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The student newspaper of Imperial College London

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Issue 1754
The student newspaper of Imperial College London

Keep the Cat Free

It’s game over for FIFA loot boxes, EA.

It appears Electronic Arts (EA) are feeling the heat in recent times, but how have they got to this point? Our gaming editor, Ahmad Danesh discusses.


in Issue 1754

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Credits: JESHOOTS.com // unsplash.com @JESHOOTS

“Hey Dad look! I spent five grand on this game just within this first minute and look! I packed Ronaldo, Messi and Ben Yedder! Wow! So much skill! I love FIFA!”, say an increasing proportion of unwitting, uninformed and admittedly guiltless video gamers in the age bracket of 10-15.

I love football, and I love video gaming. The only game I’ve ever known of which collides the two realms together to enjoy them simultaneously in one sitting is FIFA. EA, however, don’t seem to feel the same.

Right, I should admit at this point that someone reading this paper will think “EA? FIFA? Wait, I know about a team in red and white called Arsenal but apart from that, what on earth is he talking about here? And what are loot boxes? Where is this going?!”

So, to sort this all out, I’ll briefly explain who EA are and what FIFA is.

EA (or “Electronic Arts” to spell out in its entirety) is a Canadian game developer based in Vancouver, and they publish some of the gaming world’s most prominent titles — Battlefield, Need For Speed, Plants vs Zombies and even Simcity.

FIFA is its biggest seller. When you think FIFA, think of the big daddy i.e. the McDonalds to your local Chinese takeaway — it is huge! Just for one of its titles, FIFA 18, 24 million copies were distributed within a 12 month period. The game itself is a football simulator, designed to replicate all aspects of a 90 minute football game alongside curated modes for the hardcore gamer in Ultimate Team and the casual gamer who wishes to play with his friends for a laugh in Pro Clubs.

Now comes the crux of the problem, or the heart of the matter: EA have changed FIFA. Ultimate Team is its greatest asset when it comes to revenue streams. Players buy specific iterations of player items (often referred to as “cards”) with in-game currency that they can access using real sterling, euros or dollars. Before April 2015, this wasn’t necessary. It was possible to make a living on the video game if you had an incredibly poor team but if they were all able to run at the speed of Usain Bolt, you could beat anyone, anywhere no matter the team in question. However, EA changed this after 2015 so that the game became increasingly dependent on the quality of your team, which in turn is proportional to the size of the bank... account one writes off to fund their extraordinarily short-term virtual asset.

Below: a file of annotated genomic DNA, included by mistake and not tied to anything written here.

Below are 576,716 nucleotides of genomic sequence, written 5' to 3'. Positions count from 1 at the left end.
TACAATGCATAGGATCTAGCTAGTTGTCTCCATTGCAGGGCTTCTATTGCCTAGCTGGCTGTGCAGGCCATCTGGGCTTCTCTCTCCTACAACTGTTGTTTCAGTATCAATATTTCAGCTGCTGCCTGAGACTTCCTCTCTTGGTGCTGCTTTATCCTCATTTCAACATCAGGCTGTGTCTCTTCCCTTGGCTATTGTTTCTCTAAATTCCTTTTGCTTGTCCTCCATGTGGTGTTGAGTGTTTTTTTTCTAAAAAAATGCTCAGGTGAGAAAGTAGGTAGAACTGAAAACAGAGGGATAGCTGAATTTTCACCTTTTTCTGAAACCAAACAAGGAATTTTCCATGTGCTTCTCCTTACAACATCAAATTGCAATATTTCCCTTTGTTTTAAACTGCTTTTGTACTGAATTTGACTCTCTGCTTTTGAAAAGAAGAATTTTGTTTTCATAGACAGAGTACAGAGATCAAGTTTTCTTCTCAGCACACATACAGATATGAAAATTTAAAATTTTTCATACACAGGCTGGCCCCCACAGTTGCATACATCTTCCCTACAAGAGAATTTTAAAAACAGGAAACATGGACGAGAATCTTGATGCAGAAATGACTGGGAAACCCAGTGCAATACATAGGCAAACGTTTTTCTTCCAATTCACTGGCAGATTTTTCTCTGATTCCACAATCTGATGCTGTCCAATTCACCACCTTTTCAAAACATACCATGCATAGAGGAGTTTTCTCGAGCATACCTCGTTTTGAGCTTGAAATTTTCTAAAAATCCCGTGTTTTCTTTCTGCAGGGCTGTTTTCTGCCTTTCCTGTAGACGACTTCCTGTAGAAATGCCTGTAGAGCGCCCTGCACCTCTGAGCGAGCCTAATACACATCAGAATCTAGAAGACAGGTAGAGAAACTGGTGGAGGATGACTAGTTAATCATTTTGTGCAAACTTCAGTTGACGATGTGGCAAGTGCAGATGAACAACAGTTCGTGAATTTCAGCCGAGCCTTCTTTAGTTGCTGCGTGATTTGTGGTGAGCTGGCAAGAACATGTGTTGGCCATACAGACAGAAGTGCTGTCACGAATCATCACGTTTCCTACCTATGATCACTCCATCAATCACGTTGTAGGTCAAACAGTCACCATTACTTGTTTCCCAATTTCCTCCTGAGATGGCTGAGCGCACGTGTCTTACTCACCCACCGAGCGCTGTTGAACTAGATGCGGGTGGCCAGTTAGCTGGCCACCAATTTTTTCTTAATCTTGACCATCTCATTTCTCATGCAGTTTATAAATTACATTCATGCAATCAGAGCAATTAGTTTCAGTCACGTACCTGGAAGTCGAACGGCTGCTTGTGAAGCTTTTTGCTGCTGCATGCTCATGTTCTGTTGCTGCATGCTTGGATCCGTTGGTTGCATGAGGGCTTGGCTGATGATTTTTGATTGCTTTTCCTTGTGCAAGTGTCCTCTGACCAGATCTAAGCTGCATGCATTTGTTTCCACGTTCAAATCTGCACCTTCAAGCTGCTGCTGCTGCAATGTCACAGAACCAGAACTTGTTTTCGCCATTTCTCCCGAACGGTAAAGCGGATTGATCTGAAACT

FIFA rewards players specific player and club related items using “packs”. When you think of packs, think of a slot machine. When you put in a pound coin and pull the lever, you’ll see some result, whether good or bad it belongs to you. Legally in the gaming world it’s known as “loot boxes”, and this is where the problems begin. Kids love gambling. “Ooh I want to put in a pound coin and get the best outcome for my money!”, and we can all attest to some moment of our lives where this felt true. The sense of euphoria when you receive more than what you paid for is the feeling we crave for as human beings as it lets us indulge in a sense of achievement and improved position in the world. In FIFA, it’s much the same.

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Credits: Lisa Rinas // unsplash.com @lisarinas